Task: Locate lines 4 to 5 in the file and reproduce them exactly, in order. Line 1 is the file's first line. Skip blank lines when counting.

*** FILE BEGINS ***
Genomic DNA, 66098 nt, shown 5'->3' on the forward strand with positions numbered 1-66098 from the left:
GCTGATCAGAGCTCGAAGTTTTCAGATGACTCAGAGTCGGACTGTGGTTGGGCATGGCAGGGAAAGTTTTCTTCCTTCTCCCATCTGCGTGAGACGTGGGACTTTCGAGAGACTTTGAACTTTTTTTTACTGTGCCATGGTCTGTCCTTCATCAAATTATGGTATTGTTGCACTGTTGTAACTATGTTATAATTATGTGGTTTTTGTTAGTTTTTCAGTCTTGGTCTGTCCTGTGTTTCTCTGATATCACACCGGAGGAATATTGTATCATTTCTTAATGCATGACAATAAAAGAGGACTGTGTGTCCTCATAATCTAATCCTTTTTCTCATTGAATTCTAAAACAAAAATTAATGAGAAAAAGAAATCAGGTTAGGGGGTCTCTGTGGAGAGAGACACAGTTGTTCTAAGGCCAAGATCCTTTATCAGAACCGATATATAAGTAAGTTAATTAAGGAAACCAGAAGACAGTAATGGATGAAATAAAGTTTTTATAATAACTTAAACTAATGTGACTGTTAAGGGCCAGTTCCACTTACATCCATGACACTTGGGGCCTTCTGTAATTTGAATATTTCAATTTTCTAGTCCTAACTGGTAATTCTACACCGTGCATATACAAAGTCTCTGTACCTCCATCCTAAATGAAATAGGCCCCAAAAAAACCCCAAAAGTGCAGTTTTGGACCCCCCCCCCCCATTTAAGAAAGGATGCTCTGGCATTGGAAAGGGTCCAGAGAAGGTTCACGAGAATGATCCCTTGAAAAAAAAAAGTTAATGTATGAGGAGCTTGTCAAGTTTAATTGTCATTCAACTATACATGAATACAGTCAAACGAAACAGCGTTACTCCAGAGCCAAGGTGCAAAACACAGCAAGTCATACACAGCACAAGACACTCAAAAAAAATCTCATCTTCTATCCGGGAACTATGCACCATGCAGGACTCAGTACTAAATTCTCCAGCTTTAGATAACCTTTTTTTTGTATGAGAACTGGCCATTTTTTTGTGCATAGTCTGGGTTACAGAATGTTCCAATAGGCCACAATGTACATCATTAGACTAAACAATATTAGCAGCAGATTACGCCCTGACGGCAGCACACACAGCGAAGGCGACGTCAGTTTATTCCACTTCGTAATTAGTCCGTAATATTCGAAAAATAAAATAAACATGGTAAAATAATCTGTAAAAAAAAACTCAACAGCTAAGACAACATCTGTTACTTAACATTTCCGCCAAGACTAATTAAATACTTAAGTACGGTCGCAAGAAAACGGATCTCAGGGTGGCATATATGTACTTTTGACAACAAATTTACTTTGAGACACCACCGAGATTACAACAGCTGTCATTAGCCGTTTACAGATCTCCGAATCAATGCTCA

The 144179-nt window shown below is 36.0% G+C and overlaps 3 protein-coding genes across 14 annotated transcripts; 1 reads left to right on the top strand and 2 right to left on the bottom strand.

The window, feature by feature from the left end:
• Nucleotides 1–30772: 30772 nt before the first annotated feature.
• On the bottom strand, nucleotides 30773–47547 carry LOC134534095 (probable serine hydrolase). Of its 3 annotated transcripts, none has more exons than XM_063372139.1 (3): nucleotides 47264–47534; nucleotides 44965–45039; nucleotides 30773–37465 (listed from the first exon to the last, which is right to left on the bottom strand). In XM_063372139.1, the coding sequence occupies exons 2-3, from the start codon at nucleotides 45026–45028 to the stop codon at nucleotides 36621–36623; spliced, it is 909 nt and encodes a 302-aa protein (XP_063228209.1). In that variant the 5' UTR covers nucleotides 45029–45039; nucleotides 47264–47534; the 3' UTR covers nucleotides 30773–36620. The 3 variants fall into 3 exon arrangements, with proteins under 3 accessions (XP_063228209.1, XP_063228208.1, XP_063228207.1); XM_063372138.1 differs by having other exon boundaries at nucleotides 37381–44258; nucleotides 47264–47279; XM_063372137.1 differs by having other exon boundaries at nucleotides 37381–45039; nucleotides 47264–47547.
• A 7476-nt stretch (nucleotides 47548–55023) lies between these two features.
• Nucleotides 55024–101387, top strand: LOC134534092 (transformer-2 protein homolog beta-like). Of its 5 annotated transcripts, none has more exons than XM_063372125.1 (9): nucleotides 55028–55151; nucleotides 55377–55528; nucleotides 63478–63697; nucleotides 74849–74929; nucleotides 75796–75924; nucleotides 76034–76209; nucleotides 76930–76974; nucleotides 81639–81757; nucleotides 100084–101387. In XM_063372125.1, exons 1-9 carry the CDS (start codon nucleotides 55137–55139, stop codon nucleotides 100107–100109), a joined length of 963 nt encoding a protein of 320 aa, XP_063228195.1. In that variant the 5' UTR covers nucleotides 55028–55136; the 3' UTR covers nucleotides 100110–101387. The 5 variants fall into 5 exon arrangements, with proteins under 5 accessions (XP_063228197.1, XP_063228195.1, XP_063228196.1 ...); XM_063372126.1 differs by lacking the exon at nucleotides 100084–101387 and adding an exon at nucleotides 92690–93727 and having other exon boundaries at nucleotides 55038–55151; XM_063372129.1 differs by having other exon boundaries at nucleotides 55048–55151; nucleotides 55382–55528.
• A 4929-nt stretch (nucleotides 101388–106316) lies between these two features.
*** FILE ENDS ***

The window, feature by feature from the left end:
• Nucleotides 1–30772: 30772 nt before the first annotated feature.